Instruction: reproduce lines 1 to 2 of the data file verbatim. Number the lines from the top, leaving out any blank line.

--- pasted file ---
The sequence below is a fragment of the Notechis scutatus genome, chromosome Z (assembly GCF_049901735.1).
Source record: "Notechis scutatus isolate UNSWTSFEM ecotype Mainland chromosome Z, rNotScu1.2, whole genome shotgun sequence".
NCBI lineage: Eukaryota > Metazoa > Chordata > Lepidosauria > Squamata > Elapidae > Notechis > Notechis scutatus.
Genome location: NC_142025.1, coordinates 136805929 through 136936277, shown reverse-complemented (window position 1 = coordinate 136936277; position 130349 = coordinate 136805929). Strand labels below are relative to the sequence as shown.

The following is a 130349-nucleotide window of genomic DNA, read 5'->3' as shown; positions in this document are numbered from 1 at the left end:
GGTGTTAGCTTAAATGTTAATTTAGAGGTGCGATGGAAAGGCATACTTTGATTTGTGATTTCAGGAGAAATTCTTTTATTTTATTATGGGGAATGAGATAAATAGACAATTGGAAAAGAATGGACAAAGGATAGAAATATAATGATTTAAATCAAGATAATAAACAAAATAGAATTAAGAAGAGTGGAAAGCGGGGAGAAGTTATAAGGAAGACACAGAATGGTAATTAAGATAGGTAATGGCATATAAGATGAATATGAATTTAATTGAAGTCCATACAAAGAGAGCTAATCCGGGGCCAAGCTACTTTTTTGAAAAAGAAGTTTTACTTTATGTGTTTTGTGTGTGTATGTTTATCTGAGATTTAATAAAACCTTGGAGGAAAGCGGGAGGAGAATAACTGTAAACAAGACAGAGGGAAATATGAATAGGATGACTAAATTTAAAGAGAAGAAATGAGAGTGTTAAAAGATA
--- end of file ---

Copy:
The sequence below is a fragment of the Notechis scutatus genome, chromosome Z (assembly GCF_049901735.1).
Source record: "Notechis scutatus isolate UNSWTSFEM ecotype Mainland chromosome Z, rNotScu1.2, whole genome shotgun sequence".